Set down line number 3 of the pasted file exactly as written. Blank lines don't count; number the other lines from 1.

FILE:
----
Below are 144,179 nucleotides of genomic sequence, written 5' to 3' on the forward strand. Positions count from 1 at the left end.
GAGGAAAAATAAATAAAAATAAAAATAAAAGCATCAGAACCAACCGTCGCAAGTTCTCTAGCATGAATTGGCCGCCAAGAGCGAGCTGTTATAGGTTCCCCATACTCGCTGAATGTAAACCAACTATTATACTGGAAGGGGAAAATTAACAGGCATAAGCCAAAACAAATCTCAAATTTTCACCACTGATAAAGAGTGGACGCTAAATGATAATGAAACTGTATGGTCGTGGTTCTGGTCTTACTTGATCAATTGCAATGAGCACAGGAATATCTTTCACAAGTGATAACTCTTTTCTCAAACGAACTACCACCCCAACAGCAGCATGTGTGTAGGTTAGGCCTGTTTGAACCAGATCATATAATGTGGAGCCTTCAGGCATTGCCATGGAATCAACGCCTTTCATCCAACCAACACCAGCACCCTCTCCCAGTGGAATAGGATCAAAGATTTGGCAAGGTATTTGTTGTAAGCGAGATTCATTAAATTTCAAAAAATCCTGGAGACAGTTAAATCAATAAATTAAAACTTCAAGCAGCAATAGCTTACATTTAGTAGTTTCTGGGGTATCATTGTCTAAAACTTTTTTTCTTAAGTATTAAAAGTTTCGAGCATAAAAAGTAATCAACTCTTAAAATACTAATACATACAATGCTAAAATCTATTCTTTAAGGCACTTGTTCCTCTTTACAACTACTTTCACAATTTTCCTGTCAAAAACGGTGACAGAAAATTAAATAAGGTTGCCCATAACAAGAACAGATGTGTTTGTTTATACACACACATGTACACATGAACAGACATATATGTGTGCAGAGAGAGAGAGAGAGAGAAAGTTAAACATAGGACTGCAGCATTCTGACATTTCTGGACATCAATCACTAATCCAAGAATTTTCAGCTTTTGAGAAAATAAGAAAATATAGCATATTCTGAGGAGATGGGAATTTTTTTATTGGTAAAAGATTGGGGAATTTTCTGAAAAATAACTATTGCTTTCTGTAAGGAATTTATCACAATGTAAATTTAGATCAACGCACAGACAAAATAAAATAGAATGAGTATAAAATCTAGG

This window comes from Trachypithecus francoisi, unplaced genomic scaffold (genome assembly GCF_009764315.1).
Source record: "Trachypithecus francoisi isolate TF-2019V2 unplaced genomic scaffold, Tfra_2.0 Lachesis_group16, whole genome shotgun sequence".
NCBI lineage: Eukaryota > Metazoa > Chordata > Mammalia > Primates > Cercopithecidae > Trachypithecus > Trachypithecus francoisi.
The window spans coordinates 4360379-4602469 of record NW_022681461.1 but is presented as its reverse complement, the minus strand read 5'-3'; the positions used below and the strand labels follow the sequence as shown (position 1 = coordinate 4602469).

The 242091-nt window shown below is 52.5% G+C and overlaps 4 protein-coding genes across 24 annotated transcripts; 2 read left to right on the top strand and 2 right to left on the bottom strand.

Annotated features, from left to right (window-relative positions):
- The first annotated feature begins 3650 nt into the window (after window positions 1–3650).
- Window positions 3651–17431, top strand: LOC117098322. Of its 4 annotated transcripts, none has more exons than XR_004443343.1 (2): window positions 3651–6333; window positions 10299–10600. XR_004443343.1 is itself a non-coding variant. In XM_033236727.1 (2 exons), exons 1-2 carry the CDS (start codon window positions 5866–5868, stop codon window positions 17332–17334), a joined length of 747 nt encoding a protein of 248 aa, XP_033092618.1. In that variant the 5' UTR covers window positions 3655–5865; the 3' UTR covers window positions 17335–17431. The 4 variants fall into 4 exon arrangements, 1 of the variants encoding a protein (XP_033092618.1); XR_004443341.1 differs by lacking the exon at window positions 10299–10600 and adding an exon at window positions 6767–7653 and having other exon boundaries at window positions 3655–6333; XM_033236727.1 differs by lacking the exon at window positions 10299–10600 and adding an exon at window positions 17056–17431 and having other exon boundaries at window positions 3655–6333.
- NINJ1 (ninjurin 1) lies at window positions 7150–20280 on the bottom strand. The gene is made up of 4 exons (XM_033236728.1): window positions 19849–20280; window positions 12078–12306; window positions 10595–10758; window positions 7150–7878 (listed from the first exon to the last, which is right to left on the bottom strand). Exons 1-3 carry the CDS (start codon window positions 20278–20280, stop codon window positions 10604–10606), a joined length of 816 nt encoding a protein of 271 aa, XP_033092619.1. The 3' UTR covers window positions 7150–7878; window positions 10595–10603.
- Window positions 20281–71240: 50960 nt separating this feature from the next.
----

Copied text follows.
This window comes from Trachypithecus francoisi, unplaced genomic scaffold (genome assembly GCF_009764315.1).